[6] The average number size distribution (dN/dlogD) of BC in five different types of air masses are shown in Figure 1, with fitted lognormal functions. Each distribution is scaled differently in the vertical so as to adjust the peak of its curve at a fixed value. The geometric standard deviations (σg) of the lognormal functions were within a narrow range from 1.51 (for PBL-outflow air) to 1.64 (for FT-clean air). The count median diameters (CMDs) of the lognormal functions are markedly different in different types of air parcels: 128 nm (in PBL-outflow air), 127 nm (in FT-outflow air with TE > 0.8), 107 nm (in FT-outflow air with 0.3 < TE < 0.8), 96.8 nm (in FT-outflow air with TE < 0.3), and 94.5 nm (in FT-clean air). The CMD decreased as TE decreased (Figure 1). The size distribution of FT-outflow air with TE > 0.8 was very similar to that of PBL-outflow air. Note also that the size distribution of FT-outflow air with TE < 0.3 was very similar to that of FT-clean air. Schwarz et al. [2010] also measured size distributions of BC over pristine remote Pacific sites with the SP2, which was calibrated using the same BC standard (fullerene soot), enabling direct comparison with our data. The lognormal parameters of the size distributions of BC were stable for CMD values from 78 to 97 nm, with σg = 1.64 ± 0.06. (These CMD values were calculated from the mass median diameter values given in Schwarz et al. [2010].) The CMD and σg values observed for the FT-clean air parcels in our study are within the reported ranges for pristine air over the remote Pacific. On a correlation plot of 〈m〉 versus TE in FT-outflow air (Figure 2), the 〈m〉 values decreased as TE decreased. As shown in Figure 2, the general trend of the correlation was surprisingly similar for air parcels uplifted over NC and over SC. For the FT-outflow air parcels, the correlation coefficient (r2 = 0.79) between 〈m〉 and TE (Figure 2) was greater than that between 〈m〉 and [BC] (r2 = 0.57). Therefore, the observed correlation between 〈m〉 and TE in FT-outflow air is very likely a consequence of an atmospheric process that strongly controls both 〈m〉 and TE. The median values for the 〈m〉 in PBL-outflow air and FT-clean air were 6.25 and 3.45 fg, which were close to the upper and lower limits of 〈m〉 in FT-outflow air. These results indicate that BC size distributions in air parcels tend to shift to lower sizes by wet removal processes during upward transport from the PBL to the FT. The BC size distribution underwent little change in less-processed air parcels (where TE > 0.8), even after vertical transport into the FT. In contrast, the size of BC in well-processed air parcels (where TE < 0.3) decreased to sizes typical of FT-clean air. The mass of coating material monotonically increased with the mass of BC in the range from 5.5 to 45 fg, for BC-containing particles observed in PBL-outflow air (Figure 3). Coating mass was calculated from the coating thickness measured by the SP2, assuming 1 g cm−3 density. Wang et al. [2002] measured size-resolved mass fractions associated with the chemical composition of aerosols in Asian outflow air over the East China Sea in spring (in a similar location and season as in this study) and observed that the mass fractions of NH4+, SO42−, NO3, organic carbon, and BC changed little with the particle size. If these aerosol chemical compositions are internally mixed, the results of Wang et al. are consistent with our finding that the mass of coating materials is linearly proportional to the mass of BC. The SSc of a BC-containing particle was calculated using Köhler theory as a function of the mass of BC, assuming two coatings materials on BC: one is NH4(SO4)2 (representing the upper limit of the solute effect) and the other is a water-insoluble material (neglecting the solute effect). The assumption that the chemical composition of a coating material is size-independent in the SSc calculation may be reasonable, according to observations by Wang et al. [2002]. The calculated SSc curves depict a systematic decrease of SSc with increasing BC mass (Figure 3). The correlation of 〈m〉 with TE is observed to be a tight one (Figure 2), and may be due to wet removal of BC-containing particles via nucleation scavenging becoming more efficient as BC mass increases. Our calculated dependence of SSc on BC mass for BC-containing particles in PBL-outflow air supports this hypothesis. In our dataset, the contribution of below-cloud scavenging would be minor because the expected size dependence of removal efficiency is opposite to the observed size dependence.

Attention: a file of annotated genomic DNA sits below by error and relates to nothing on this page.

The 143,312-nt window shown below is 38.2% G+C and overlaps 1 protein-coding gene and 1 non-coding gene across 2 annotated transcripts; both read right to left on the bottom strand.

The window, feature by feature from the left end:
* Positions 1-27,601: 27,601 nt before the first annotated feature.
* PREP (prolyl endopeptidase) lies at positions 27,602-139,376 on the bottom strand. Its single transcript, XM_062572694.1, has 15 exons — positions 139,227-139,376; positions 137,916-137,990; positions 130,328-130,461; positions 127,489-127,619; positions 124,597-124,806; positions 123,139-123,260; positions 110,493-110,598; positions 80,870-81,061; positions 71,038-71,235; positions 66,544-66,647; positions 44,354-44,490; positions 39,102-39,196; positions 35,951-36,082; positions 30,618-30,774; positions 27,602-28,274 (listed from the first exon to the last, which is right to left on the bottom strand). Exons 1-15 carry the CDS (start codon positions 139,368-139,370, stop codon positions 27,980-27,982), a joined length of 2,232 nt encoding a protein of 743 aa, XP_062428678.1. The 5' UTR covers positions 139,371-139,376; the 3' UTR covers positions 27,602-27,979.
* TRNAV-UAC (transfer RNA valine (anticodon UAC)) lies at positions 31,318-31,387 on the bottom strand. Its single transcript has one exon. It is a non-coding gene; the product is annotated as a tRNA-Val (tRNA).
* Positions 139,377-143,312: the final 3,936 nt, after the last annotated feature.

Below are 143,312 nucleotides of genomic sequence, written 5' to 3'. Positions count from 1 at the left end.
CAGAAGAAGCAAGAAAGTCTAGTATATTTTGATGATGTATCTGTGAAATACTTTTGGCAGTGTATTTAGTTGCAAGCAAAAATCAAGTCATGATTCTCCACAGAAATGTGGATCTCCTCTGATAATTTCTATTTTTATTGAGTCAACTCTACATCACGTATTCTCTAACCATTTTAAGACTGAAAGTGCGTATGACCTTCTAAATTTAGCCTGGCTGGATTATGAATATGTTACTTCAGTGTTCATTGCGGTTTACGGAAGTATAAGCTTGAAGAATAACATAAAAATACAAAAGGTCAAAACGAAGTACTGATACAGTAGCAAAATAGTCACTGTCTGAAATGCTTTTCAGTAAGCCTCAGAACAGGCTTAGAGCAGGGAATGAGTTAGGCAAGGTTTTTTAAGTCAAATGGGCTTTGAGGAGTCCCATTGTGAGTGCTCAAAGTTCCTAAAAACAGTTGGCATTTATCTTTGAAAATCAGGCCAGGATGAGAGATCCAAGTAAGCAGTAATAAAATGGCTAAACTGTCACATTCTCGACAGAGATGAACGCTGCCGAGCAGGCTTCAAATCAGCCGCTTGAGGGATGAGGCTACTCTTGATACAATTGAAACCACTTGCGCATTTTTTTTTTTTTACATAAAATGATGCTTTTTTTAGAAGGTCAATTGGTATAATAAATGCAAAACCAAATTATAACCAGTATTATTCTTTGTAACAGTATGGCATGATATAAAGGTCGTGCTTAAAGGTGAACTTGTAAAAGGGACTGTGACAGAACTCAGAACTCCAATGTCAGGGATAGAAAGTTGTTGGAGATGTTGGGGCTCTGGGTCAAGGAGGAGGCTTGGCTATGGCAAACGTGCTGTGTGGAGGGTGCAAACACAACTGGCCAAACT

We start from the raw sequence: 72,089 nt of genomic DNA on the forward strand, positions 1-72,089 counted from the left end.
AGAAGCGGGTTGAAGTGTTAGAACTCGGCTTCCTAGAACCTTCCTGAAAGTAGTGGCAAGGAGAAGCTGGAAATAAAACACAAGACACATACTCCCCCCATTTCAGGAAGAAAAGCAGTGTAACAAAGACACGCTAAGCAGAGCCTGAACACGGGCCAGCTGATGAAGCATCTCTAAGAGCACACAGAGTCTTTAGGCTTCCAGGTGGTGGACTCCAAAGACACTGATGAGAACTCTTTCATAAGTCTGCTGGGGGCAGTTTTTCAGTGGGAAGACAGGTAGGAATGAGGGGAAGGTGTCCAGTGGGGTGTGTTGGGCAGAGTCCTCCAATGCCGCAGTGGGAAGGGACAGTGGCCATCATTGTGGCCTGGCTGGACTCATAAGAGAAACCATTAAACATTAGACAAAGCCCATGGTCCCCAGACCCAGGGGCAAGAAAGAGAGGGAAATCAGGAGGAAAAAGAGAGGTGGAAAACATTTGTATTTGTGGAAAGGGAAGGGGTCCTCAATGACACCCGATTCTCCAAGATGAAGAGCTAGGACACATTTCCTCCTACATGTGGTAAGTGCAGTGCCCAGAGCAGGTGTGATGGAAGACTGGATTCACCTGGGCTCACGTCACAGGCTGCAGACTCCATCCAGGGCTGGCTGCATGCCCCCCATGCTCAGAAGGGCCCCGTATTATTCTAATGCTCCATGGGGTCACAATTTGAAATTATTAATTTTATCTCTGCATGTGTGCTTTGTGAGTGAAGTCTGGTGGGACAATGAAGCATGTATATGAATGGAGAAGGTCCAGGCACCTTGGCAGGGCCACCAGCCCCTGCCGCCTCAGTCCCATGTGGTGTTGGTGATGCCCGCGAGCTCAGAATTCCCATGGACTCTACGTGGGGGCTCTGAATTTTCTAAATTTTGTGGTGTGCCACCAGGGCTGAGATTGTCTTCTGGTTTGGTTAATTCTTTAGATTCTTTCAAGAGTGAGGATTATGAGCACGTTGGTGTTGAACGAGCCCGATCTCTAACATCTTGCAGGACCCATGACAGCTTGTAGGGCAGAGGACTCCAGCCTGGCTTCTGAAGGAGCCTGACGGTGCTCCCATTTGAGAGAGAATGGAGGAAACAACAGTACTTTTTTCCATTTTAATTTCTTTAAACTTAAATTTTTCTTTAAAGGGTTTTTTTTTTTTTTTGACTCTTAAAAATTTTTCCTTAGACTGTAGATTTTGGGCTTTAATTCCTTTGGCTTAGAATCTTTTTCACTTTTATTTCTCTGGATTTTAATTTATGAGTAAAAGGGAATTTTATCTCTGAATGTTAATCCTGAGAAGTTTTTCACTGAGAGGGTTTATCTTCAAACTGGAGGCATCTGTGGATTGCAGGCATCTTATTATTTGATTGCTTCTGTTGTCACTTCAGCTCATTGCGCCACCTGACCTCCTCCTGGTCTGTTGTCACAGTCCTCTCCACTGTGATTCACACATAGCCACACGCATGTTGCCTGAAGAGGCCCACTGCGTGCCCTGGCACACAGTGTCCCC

Figure 1.